August 4, 2021

Undervalued Yet Indispensable: Florida's Domestic Workforce

Executive Summary

Florida’s domestic workers, a vital part of the state’s essential workforce who care for and provide in-home cleaning services to families, children, seniors, and people with disabilities, faced numerous barriers to fiscal stability even before the pandemic hit. These roadblocks — exacerbated by COVID-19 and the subsequent economic recession — include meager wages, unsafe and unstable working conditions, and lack of state and federal protections afforded other working people.

Florida Policy Institute (FPI) took a deeper look into this essential workforce and found the following: 

  • 55.3 percent of domestic workers are immigrants, while just 26 percent of other working Floridians are. Almost a third (30 percent) of domestic workers are undocumented, or lacking legal status to remain in the country.
  • 94 percent are women, while just 47 percent of other working Floridians are. This is on par with the national average.
  • Latina/o and Black Floridians are overrepresented in the domestic workforce. They account for 42.8 and 23.7 percent of domestic workers, respectively; however, Latina/o workers comprise 27.2 percent of Florida’s overall workforce, while Black Floridians comprise 14.8 percent.
  • Miami is home to the greatest share of the state’s domestic workforce. There are 56,000 domestic workers in the Miami-area, which is 48.1 percent of the state’s domestic workforce.
  • Latina/o and immigrant Floridians comprise a markedly higher share of domestic workers in the Miami-metro area. While 43 percent of Florida’s domestic workers are Latina/o, 62 percent of Miami-area domestic workers are. Strikingly, 84 percent of the Miami MSA’s domestic workers are immigrants, compared to 55 percent of state domestic workers who are.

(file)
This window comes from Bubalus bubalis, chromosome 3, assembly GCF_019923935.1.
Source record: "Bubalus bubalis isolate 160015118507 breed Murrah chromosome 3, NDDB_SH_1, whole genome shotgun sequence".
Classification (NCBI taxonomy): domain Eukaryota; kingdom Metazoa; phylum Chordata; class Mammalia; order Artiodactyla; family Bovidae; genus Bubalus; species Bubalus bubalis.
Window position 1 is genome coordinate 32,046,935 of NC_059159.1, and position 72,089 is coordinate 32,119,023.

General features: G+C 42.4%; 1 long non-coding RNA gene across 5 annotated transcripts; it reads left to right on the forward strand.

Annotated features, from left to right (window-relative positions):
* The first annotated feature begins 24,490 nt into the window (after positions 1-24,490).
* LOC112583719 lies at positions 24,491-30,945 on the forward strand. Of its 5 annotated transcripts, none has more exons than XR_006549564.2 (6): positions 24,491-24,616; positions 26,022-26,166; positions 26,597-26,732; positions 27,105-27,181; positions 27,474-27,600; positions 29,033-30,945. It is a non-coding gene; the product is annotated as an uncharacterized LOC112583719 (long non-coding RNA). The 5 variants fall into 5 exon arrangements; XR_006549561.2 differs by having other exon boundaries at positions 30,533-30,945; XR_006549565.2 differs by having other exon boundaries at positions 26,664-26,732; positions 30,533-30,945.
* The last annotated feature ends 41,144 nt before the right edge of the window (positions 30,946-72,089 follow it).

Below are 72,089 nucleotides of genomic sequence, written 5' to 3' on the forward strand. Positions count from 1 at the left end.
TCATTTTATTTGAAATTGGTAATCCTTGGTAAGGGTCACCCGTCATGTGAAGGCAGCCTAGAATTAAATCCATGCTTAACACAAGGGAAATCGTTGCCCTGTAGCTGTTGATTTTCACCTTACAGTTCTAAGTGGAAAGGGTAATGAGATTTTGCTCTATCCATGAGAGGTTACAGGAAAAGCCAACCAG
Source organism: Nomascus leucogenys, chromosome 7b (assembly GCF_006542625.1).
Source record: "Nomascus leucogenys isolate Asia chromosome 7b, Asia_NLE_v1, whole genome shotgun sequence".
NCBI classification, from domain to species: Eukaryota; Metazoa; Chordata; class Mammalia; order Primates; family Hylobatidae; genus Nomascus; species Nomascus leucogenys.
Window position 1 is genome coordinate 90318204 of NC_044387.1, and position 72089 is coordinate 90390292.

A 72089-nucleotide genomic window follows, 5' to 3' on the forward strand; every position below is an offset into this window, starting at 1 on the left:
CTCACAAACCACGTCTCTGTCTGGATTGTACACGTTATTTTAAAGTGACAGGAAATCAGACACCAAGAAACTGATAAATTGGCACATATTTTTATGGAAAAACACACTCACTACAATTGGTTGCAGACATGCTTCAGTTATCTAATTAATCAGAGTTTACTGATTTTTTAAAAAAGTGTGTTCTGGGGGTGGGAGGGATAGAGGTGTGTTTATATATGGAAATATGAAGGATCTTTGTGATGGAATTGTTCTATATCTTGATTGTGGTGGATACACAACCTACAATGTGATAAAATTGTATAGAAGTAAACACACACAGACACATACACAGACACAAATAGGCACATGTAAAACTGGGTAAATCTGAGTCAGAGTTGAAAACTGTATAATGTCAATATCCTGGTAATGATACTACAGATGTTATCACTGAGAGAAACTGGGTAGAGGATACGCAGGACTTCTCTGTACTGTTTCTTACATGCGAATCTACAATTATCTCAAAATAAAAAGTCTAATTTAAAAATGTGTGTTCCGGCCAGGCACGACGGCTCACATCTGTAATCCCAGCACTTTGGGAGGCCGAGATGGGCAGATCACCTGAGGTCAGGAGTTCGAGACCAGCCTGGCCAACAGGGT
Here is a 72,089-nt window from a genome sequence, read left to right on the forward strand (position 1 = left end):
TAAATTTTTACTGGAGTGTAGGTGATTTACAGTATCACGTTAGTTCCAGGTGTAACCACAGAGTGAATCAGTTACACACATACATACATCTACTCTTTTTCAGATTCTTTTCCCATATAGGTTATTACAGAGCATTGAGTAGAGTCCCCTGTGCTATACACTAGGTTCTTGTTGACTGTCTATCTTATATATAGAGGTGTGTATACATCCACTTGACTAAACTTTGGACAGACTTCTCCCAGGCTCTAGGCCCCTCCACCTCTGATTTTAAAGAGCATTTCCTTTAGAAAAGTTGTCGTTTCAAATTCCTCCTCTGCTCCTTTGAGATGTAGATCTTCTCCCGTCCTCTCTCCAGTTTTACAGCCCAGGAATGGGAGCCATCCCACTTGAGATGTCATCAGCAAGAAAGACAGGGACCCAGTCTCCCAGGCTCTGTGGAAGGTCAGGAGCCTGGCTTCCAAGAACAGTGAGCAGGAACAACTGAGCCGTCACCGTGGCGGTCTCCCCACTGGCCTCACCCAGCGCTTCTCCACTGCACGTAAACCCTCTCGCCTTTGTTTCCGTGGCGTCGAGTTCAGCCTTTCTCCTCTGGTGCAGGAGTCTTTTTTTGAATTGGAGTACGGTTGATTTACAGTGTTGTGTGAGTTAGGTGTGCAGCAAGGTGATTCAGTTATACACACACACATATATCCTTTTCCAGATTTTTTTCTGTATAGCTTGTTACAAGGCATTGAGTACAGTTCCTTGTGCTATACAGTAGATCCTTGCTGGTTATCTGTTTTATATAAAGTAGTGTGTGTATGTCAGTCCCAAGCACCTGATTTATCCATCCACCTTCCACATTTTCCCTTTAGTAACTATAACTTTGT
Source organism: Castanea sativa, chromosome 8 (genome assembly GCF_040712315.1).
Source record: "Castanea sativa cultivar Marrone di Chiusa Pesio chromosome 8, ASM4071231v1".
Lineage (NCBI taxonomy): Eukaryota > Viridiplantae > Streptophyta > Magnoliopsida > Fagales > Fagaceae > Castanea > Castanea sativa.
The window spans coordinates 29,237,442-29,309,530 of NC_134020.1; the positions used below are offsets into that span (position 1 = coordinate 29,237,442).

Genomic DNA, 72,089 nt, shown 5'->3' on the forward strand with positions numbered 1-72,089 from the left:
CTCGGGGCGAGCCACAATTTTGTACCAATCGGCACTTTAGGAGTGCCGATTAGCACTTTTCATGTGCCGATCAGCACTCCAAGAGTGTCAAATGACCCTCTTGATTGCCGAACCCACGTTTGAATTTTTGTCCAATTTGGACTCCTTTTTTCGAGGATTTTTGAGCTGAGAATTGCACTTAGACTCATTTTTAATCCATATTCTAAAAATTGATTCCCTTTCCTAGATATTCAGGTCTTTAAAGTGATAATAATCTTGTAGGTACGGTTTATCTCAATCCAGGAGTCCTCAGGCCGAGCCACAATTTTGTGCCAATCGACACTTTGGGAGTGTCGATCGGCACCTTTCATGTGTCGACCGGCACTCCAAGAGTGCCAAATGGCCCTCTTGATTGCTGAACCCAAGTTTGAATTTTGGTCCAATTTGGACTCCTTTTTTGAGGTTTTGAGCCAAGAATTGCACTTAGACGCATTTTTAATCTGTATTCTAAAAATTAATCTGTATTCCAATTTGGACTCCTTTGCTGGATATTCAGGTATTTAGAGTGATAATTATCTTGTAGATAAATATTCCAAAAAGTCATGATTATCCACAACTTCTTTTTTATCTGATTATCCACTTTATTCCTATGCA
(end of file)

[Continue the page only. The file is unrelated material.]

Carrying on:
• Domestic workers are paid 40 percent less than the median wage of all other workers. Domestic workers in Florida are paid a median wage of $12.19/hour, compared to the median wage of $19.20 for other workers.

To counter this historical discrimination, Florida’s Congressional Delegation should support the National Domestic Workers Bill of Rights, which was re-introduced on July 29, 2021. This measure would ensure that more than 115,000 working Floridians (and domestic workers nationwide):

  • receive written contracts of scheduled hours and time off, including breaks, overtime, and sick days;
  • are protected against harassment and discrimination;
  • receive sufficient termination notice (for live-in workers) and pay for client-canceled last-minute shifts;
  • can collectively bargain for improved wages and workplace conditions;
  • have access to a new National Domestic Worker Hotline and workforce training; and
  • receive increased access to retirement and health care benefits.

Importantly, the measure would protect all employees, whether undocumented or not. Alternatively, Florida policymakers could model the national legislation to create a statewide Domestic Workers Bill of Rights, as 10 other states have done over the past decade.

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